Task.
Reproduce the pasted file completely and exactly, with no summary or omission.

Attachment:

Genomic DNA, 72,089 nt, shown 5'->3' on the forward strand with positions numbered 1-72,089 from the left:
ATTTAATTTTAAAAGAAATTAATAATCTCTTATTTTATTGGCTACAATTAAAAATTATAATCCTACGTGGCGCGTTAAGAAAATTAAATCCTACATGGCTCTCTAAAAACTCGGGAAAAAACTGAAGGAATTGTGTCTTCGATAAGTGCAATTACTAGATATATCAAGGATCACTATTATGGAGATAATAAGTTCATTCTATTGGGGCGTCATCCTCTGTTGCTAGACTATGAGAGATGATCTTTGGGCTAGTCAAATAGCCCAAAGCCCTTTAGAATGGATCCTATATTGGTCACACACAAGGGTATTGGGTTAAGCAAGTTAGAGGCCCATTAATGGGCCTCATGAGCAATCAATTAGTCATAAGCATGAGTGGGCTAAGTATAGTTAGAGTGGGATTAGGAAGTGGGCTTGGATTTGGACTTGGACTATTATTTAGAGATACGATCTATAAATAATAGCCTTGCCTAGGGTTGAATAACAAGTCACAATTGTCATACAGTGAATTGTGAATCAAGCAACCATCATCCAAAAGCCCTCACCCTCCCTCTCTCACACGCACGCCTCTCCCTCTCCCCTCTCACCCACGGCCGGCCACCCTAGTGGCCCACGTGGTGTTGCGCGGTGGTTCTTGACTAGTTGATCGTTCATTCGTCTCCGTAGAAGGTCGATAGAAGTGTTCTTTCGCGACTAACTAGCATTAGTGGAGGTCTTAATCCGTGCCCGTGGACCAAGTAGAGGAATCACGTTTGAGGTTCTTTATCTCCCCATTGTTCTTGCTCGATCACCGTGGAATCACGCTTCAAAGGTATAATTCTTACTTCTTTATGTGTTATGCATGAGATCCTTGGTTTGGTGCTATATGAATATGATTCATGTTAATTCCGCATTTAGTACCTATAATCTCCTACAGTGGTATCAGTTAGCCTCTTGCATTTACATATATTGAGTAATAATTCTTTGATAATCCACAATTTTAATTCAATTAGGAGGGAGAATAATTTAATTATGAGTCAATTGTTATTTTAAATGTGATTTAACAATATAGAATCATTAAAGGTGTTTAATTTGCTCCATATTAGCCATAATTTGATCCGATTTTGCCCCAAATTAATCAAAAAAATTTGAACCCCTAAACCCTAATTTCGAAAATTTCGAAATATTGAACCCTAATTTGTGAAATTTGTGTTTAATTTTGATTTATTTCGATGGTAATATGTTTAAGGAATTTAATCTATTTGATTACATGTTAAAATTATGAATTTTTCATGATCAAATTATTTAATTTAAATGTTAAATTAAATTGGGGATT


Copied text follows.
Genomic DNA, 72,089 nt, shown 5'->3' on the forward strand with positions numbered 1-72,089 from the left:
ATTTAATTTTAAAAGAAATTAATAATCTCTTATTTTATTGGCTACAATTAAAAATTATAATCCTACGTGGCGCGTTAAGAAAATTAAATCCTACATGGCTCTCTAAAAACTCGGGAAAAAACTGAAGGAATTGTGTCTTCGATAAGTGCAATTACTAGATATATCAAGGATCACTATTATGGAGATAATAAGTTCATTCTATTGGGGCGTCATCCTCTGTTGCTAGACTATGAGAGATGATCTTTGGGCTAGTCAAATAGCCCAAAGCCCTTTAGAATGGATCCTATATTGGTCACACACAAGGGTATTGGGTTAAGCAAGTTAGAGGCCCATTAATGGGCCTCATGAGCAATCAATTAGTCATAAGCATGAGTGGGCTAAGTATAGTTAGAGTGGGATTAGGAAGTGGGCTTGGATTTGGACTTGGACTATTATTTAGAGATACGATCTATAAATAATAGCCTTGCCTAGGGTTGAATAACAAGTCACAATTGTCATACAGTGAATTGTGAATCAAGCAACCATCATCCAAAAGCCCTCACCCTCCCTCTCTCACACGCACGCCTCTCCCTCTCCCCTCTCACCCACGGCCGGCCACCCTAGTGGCCCACGTGGTGTTGCGCGGTGGTTCTTGACTAGTTGATCGTTCATTCGTCTCCGTAGAAGGTCGATAGAAGTGTTCTTTCGCGACTAACTAGCATTAGTGGAGGTCTTAATCCGTGCCCGTGGACCAAGTAGAGGAATCACGTTTGAGGTTCTTTATCTCCCCATTGTTCTTGCTCGATCACCGTGGAATCACGCTTCAAAGGTATAATTCTTACTTCTTTATGTGTTATGCATGAGATCCTTGGTTTGGTGCTATATGAATATGATTCATGTTAATTCCGCATTTAGTACCTATAATCTCCTACAGTGGTATCAGTTAGCCTCTTGCATTTACATATATTGAGTAATAATTCTTTGATAATCCACAATTTTAATTCAATTAGGAGGGAGAATAATTTAATTATGAGTCAATTGTTATTTTAAATGTGATTTAACAATATAGAATCATTAAAGGTGTTTAATTTGCTCCATATTAGCCATAATTTGATCCGATTTTGCCCCAAATTAATCAAAAAAATTTGAACCCCTAAACCCTAATTTCGAAAATTTCGAAATATTGAACCCTAATTTGTGAAATTTGTGTTTAATTTTGATTTATTTCGATGGTAATATGTTTAAGGAATTTAATCTATTTGATTACATGTTAAAATTATGAATTTTTCATGATCAAATTATTTAATTTAAATGTTAAATTAAATTGGGGATT